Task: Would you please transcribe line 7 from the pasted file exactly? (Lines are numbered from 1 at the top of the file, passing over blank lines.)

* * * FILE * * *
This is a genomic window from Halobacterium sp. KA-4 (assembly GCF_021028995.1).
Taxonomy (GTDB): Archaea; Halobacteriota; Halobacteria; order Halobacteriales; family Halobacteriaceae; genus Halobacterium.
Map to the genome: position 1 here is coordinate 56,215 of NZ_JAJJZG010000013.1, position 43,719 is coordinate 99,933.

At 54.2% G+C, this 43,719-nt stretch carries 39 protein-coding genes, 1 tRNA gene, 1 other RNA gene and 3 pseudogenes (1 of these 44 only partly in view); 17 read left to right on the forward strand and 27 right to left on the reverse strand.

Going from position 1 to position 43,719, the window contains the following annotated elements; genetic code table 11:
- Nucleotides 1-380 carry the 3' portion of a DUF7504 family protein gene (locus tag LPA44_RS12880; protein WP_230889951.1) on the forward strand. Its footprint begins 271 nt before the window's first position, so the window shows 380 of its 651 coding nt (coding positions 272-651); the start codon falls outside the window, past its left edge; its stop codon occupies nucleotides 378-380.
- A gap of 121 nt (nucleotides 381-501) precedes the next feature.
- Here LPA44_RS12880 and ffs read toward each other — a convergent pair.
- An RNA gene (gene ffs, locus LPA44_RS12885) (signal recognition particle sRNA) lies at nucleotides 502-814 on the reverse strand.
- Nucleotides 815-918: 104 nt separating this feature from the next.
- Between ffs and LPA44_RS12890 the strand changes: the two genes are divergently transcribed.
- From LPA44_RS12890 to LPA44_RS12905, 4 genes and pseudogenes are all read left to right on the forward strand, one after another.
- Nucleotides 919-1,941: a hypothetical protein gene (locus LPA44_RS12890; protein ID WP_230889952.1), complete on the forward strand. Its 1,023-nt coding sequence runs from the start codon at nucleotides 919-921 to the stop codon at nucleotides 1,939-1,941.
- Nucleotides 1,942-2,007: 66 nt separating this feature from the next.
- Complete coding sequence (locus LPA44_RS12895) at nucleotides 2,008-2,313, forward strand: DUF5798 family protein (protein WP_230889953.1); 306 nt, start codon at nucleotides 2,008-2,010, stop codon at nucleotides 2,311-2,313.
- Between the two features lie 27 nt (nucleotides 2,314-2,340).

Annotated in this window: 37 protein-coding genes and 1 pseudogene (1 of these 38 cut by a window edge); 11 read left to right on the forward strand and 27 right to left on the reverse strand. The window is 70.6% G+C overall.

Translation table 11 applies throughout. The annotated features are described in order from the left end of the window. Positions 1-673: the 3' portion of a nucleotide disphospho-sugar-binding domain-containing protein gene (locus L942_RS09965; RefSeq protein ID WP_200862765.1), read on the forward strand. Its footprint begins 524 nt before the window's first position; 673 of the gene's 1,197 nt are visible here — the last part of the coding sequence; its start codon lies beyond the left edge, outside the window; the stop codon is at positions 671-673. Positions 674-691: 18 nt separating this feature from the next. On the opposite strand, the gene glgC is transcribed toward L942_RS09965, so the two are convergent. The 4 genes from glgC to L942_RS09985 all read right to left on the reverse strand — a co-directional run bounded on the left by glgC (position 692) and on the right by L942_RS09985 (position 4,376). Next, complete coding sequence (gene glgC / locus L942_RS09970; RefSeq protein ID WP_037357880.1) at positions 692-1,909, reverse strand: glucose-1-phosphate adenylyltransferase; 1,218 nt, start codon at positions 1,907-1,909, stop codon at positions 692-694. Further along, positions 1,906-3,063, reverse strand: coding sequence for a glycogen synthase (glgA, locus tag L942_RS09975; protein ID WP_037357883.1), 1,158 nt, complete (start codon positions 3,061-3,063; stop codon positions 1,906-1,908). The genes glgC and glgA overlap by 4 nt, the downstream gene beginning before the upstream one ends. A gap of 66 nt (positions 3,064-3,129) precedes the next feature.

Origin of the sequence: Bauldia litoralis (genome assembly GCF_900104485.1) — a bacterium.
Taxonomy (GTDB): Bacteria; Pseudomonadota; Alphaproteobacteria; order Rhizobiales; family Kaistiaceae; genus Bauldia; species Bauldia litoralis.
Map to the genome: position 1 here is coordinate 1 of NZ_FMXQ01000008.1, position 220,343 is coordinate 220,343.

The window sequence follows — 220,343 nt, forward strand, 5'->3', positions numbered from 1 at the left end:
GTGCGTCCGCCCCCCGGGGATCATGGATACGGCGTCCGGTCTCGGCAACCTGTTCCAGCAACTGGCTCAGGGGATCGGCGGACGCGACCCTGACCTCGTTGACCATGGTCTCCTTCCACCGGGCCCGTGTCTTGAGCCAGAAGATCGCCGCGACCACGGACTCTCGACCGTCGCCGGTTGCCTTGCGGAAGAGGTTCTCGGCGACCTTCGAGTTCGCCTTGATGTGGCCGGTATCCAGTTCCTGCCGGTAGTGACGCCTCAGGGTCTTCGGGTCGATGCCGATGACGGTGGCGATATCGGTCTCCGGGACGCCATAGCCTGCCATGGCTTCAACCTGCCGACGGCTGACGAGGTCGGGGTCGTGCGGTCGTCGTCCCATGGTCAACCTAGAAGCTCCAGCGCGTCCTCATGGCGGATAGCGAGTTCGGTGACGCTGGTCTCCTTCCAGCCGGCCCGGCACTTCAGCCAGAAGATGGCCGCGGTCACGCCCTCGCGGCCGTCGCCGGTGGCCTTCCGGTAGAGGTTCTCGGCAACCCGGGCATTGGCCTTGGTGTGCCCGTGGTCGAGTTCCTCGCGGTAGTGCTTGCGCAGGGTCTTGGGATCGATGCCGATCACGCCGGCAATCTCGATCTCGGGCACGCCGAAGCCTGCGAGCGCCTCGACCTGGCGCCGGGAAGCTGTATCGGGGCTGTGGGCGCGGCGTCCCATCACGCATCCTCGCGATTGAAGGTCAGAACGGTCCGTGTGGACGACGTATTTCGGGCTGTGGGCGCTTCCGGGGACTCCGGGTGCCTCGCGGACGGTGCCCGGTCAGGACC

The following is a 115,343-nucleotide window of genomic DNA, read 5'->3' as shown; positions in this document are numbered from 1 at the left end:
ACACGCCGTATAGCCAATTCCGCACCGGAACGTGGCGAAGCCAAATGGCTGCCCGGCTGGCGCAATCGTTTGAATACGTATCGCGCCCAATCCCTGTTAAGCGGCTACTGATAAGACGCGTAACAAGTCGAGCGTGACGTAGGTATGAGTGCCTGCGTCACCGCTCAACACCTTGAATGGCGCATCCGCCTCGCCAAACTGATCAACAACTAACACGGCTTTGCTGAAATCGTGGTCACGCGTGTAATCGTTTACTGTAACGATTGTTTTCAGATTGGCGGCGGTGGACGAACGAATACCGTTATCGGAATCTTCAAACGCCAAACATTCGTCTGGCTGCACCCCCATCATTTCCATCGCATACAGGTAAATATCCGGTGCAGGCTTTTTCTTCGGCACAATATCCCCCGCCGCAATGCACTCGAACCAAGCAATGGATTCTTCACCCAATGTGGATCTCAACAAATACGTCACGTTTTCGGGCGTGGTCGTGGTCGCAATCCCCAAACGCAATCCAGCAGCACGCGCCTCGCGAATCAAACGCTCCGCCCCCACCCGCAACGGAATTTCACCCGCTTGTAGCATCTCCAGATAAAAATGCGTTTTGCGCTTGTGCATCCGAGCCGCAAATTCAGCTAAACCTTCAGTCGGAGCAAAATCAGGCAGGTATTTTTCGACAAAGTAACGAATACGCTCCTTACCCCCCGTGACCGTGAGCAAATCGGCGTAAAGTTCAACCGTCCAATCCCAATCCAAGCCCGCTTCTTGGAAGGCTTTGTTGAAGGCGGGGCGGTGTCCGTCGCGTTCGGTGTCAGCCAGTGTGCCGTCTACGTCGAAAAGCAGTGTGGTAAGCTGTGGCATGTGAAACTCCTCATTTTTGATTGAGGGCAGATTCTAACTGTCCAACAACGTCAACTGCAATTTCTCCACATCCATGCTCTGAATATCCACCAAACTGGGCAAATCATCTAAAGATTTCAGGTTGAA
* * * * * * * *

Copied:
- A gap of 121 nt (nucleotides 381-501) precedes the next feature.